From December 1981 to March 1982, Bellow was the Visiting Lansdowne Scholar at the University of Victoria (B.C.),[33] and also held the title Writer-in-Residence.[34] In 1998, he was elected to the American Philosophical Society.[35]

Bellow traveled widely throughout his life, mainly to Europe, which he sometimes visited twice a year.[30] As a young man, Bellow went to Mexico City to meet Leon Trotsky, but the expatriate Russian revolutionary was assassinated the day before they were to meet. Bellow's social contacts were wide and varied. He tagged along with Robert F. Kennedy for a magazine profile he never wrote, and was close friends with the author Ralph Ellison. His many friends included the journalist Sydney J. Harris and the poet John Berryman.[36]

While sales of Bellow's first few novels were modest, that turned around with Herzog. Bellow continued teaching well into his old age, enjoying its human interaction and exchange of ideas. He taught at Yale University, University of Minnesota, New York University, Princeton University, University of Puerto Rico, University of Chicago, Bard College and Boston University, where he co-taught a class with James Wood ('modestly absenting himself' when it was time to discuss Seize the Day). In order to take up his appointment at Boston, Bellow moved in 1993 from Chicago to Brookline, Massachusetts, where he died on 5 April 2005, at age 89. He is buried at the Jewish cemetery Shir HeHarim of Brattleboro, Vermont.

While he read voluminously, Bellow also played the violin and followed sports. Work was a constant for him, but he at times toiled at a plodding pace on his novels, frustrating the publishing company.[30]

His early works earned him the reputation as a major novelist of the 20th century, and by his death he was widely regarded as one of the greatest living novelists.[37] He was the first writer to win three National Book Awards in all award categories.[3] His friend and protege Philip Roth has said of him, "The backbone of 20th-century American literature has been provided by two novelists—William Faulkner and Saul Bellow. Together they are the Melville, Hawthorne, and Twain of the 20th century." James Wood, in a eulogy of Bellow in The New Republic, wrote:[38]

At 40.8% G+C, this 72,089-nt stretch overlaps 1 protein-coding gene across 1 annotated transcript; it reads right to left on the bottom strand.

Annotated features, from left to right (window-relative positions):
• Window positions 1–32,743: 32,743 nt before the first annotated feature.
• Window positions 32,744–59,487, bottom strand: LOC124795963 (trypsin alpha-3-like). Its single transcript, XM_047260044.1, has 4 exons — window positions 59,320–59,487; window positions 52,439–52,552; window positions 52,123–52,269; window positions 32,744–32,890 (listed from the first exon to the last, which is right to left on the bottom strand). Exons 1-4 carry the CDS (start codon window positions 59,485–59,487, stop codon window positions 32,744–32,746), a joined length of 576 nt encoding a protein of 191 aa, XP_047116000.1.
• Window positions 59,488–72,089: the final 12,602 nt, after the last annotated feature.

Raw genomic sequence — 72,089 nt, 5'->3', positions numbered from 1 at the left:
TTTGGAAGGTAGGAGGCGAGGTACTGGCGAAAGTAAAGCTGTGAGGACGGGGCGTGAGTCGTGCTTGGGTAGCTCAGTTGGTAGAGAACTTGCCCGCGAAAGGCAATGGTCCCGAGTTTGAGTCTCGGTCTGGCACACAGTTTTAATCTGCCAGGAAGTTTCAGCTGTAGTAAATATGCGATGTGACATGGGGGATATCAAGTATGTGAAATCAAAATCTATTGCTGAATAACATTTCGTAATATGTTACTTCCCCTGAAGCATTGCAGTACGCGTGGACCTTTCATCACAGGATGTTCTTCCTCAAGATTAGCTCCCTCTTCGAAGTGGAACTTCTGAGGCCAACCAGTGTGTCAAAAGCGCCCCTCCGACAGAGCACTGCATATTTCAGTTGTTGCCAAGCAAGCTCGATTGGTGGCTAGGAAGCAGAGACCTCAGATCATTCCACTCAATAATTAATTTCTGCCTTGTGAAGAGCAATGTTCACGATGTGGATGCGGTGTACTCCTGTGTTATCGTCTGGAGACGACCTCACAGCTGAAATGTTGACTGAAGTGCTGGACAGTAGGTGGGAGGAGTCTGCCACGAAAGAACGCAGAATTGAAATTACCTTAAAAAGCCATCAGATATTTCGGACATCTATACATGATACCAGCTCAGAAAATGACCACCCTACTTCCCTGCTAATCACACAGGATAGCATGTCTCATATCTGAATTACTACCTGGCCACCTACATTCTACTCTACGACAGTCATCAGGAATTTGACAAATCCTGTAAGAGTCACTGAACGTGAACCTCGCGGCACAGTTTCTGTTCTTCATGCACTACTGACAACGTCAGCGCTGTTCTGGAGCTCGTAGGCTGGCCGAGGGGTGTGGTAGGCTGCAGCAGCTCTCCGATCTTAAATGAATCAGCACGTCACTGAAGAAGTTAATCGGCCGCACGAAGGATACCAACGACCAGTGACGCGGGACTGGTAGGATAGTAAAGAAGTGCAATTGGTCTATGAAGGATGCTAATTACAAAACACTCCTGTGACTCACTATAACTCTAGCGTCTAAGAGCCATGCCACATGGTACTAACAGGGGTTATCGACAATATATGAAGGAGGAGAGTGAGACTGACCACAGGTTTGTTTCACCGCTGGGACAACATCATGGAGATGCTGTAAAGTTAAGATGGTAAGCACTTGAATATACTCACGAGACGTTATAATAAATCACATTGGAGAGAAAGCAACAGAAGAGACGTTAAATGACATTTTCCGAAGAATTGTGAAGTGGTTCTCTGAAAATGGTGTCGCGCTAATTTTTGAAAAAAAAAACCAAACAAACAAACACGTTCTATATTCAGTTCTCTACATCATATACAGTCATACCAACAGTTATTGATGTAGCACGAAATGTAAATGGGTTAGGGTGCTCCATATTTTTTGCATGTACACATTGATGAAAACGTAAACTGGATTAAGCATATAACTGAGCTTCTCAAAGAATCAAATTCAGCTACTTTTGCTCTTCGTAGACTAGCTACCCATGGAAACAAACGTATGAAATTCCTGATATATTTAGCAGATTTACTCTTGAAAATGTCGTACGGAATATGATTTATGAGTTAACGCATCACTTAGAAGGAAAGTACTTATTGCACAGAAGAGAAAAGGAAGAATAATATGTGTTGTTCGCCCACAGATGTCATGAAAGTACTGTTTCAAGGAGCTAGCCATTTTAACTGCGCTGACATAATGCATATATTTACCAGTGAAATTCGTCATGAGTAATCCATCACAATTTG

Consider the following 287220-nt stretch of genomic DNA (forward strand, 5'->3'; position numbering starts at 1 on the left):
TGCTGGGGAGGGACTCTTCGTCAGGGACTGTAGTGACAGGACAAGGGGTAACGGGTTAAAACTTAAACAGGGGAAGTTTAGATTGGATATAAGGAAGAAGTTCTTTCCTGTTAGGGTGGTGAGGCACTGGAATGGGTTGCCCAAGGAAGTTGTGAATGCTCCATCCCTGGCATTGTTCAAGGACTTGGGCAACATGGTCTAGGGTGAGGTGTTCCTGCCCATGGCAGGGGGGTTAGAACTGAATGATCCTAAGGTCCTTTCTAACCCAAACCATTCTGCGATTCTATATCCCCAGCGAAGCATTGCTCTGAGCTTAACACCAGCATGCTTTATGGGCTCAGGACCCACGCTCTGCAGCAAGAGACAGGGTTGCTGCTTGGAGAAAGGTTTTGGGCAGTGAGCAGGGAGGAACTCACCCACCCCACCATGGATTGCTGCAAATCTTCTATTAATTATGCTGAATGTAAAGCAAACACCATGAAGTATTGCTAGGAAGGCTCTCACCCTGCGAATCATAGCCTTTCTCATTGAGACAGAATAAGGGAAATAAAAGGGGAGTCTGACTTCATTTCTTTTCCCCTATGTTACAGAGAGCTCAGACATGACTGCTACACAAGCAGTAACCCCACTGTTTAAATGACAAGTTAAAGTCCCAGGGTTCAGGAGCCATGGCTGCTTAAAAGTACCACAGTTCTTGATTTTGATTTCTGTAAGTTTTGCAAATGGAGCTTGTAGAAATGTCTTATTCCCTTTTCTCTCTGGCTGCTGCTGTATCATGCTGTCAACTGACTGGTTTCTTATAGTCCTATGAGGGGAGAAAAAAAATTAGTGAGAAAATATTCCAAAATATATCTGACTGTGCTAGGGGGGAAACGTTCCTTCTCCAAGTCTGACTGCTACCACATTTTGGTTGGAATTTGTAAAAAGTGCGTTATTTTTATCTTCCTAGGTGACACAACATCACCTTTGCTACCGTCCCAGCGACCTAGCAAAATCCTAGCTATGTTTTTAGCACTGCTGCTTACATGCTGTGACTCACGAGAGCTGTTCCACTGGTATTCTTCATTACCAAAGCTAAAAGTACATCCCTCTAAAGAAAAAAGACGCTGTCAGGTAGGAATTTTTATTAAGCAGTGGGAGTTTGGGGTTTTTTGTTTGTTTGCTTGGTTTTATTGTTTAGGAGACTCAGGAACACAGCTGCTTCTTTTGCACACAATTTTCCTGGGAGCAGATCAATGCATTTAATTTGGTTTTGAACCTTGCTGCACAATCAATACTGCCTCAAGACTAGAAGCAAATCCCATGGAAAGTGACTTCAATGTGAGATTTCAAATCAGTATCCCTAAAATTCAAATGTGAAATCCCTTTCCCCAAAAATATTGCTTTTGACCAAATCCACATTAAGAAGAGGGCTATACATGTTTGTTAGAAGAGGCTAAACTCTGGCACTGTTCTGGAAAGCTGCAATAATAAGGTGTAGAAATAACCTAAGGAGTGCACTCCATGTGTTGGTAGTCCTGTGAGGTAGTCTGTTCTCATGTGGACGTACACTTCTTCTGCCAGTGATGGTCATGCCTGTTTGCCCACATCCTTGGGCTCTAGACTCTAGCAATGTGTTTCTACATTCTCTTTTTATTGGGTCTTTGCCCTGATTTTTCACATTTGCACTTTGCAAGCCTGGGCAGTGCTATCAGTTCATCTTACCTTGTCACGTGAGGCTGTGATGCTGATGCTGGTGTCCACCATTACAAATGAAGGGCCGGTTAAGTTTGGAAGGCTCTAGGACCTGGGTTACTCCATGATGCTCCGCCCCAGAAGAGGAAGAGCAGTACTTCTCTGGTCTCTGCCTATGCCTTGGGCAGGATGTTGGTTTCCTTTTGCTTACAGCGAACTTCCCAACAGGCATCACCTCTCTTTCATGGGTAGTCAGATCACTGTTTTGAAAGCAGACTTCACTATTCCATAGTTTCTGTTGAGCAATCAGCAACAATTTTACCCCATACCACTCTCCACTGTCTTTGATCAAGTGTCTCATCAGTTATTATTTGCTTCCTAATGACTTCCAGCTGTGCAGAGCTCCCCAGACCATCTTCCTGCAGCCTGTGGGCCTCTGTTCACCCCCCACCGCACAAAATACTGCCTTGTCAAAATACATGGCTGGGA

I judged all modern prose by his. Unfair, certainly, because he made even the fleet-footed—the Updikes, the DeLillos, the Roths—seem like monopodes. Yet what else could I do? I discovered Saul Bellow's prose in my late teens, and henceforth, the relationship had the quality of a love affair about which one could not keep silent. Over the last week, much has been said about Bellow's prose, and most of the praise—perhaps because it has been overwhelmingly by men—has tended toward the robust: We hear about Bellow's mixing of high and low registers, his Melvillean cadences jostling the jivey Yiddish rhythms, the great teeming democracy of the big novels, the crooks and frauds and intellectuals who loudly people the brilliant sensorium of the fiction. All of this is true enough; John Cheever, in his journals, lamented that, alongside Bellow's fiction, his stories seemed like mere suburban splinters. Ian McEwan wisely suggested last week that British writers and critics may have been attracted to Bellow precisely because he kept alive a Dickensian amplitude now lacking in the English novel. ... But nobody mentioned the beauty of this writing, its music, its high lyricism, its firm but luxurious pleasure in language itself. ... [I]n truth, I could not thank him enough when he was alive, and I cannot now.

Personal life

Bellow was married five times, with all but his last marriage ending in divorce. Bellow's wives were Anita Goshkin, Alexandra (Sondra) Tsachacbasov, Susan Glassman, Alexandra Ionescu Tulcea, and Janis Freedman.

His son Greg by his first marriage became a psychotherapist; he published Saul Bellow's Heart: A Son's Memoir in 2013, nearly a decade after his father's death.[39] Bellow's son by his second marriage, Adam, published a nonfiction book In Praise of Nepotism in 2003. In 2000, when he was 84, Bellow had his fourth child and first daughter, with Freedman.[40]

When he was married to his second wife Tschacbasov, his father-in-law was artist Nahum Tschacbasov.[41][42]

Themes and style

Portrait of Bellow by Zoran Tucić

Bellow's themes include the disorientation of contemporary society, and the ability of people to overcome their frailty and achieve greatness or awareness. Bellow saw many flaws in modern civilization, and its ability to foster madness, materialism and misleading knowledge.[43] Principal characters in Bellow's fiction have heroic potential, and many times they stand in contrast to the negative forces of society. Often these characters are Jewish and have a sense of alienation or otherness.

Jewish life and identity is a major theme in Bellow's work, although he bristled at being called a "Jewish writer". Bellow's work also shows a great appreciation of America, and a fascination with the uniqueness and vibrancy of the American experience.